Lack of life skills learning at schools

Cleveland County teachers learn life-saving skills

Cleveland County teachers and staff are learning potentially life-saving medical skills through a national program initially started in the wake of mass school shootings.

Jessica Crawford, injury prevention specialist and Safe Kids coordinator with Atrium Health-Cleveland, said it was a joint effort with school resource officers to provide Stop the Bleed training.

The nationwide initiative arose following the Sandy Hook Elementary School massacre in 2012 in an effort to help schools and communities know what to do in the event of a mass casualty event.

Mike Chapman, school resource officer, said several years ago, he was doing training with teachers on active shooter scenarios and wanted to offer something additional. He realized kits could be included in schools to help prevent bleeding not only from a shooting, but falls, vehicle wrecks or other accidents. Chapman connected with Crawford and the two started making plans three years ago but had to shelve it during COVID-19.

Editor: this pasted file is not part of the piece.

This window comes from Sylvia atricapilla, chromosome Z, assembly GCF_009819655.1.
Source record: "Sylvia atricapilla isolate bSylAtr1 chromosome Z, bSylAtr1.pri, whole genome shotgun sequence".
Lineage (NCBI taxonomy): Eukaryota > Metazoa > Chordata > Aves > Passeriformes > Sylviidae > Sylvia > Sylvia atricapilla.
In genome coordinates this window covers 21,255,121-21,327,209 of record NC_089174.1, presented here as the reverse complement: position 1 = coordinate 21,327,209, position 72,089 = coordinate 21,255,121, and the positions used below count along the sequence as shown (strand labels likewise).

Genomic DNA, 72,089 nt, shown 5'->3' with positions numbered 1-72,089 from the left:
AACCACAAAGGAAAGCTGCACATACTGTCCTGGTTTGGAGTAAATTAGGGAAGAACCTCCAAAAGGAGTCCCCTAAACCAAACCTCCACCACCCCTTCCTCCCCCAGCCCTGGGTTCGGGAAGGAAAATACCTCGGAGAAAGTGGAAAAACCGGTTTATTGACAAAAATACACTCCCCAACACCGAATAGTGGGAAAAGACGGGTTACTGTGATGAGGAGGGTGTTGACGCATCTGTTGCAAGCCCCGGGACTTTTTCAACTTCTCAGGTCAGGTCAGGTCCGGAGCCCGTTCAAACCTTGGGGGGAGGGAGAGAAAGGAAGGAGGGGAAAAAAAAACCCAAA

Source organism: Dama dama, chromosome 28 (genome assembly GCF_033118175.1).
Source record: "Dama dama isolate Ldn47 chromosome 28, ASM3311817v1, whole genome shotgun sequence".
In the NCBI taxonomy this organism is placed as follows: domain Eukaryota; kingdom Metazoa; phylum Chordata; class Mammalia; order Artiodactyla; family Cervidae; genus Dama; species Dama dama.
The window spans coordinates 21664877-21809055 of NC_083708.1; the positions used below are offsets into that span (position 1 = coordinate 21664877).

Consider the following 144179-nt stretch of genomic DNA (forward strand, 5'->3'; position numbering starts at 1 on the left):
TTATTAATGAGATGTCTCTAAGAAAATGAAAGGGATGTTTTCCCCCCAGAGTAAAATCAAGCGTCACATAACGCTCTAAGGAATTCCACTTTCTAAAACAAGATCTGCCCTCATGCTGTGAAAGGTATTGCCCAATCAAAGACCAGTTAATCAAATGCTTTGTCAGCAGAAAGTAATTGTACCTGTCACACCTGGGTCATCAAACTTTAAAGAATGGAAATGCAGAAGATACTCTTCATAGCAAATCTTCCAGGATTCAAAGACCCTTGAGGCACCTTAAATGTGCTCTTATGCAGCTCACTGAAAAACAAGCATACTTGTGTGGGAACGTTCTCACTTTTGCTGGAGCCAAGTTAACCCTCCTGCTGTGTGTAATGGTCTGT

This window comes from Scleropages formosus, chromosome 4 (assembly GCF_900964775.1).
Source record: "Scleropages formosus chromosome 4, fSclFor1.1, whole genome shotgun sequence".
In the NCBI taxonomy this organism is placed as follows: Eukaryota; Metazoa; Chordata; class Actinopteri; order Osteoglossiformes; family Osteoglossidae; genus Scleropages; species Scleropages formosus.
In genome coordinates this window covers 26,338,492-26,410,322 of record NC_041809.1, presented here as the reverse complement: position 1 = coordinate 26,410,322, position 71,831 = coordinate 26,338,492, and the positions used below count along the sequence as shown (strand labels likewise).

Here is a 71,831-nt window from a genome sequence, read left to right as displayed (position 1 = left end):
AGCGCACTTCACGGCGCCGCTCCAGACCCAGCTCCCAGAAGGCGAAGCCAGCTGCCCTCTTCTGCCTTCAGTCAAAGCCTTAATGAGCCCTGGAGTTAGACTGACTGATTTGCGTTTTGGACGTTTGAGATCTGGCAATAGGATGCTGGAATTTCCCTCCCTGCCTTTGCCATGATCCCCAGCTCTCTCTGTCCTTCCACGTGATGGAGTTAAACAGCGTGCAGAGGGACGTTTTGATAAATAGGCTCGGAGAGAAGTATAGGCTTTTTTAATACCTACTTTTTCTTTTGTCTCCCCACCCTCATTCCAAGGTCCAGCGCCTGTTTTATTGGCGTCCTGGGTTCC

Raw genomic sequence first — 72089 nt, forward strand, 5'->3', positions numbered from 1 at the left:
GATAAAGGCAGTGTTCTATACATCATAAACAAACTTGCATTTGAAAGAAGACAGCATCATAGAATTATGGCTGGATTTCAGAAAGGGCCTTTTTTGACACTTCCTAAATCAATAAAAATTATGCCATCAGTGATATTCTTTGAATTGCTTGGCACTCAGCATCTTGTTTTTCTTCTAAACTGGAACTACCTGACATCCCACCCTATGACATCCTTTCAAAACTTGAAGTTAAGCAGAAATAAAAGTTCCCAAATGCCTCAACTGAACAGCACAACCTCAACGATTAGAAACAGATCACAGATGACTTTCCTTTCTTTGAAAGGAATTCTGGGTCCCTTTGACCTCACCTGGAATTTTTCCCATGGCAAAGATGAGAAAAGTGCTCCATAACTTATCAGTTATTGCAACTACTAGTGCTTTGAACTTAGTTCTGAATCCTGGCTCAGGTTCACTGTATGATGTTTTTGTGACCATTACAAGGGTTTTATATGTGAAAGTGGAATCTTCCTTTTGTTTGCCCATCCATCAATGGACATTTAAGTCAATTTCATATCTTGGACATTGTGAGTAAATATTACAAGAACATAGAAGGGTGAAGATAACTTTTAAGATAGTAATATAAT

With the help of a grant from Healthcare Foundation of Cleveland County, they were able to launch the program, install kits, and begin training staff how to identify and stop life-threatening bleeding.

Last year, training was completed at Cleveland Early College High School and Elizabeth Elementary and the goal is to offer it at every school in the county by the end of the school year.

Chapman said each school resource officer has been trained as an instructor, and the SROs break down groups of teachers into pods and teach the group.

“The goal is to get 75% of the staff trained,” Crawford said.

Shelby Police, school resource officers, the Healthcare Foundation and school administrators recently worked together to offer Stop the Bleed training at Elizabeth Elementary School and Cleveland Early College High School. The plan is to implement it in every school.

This includes teachers, cafeteria workers, office staff and bus drivers.

In each school there will be a wall-mounted kit with first aid materials to stop or staunch bleeding.

The feedback has been positive.

“They love it,” Chapman said. “It’s very bare minimum. It’s so simple.”

The training teaches people when and how to use a tourniquet, apply pressure and pack wounds. Stopping bleeding can buy time until the person can get further medical care and potentially save someone from bleeding out.

Erica King, first-grade teacher at Elizabeth Elementary School, said she has no medical training and prior to Stop the Bleed, had no idea what to do in an emergency.

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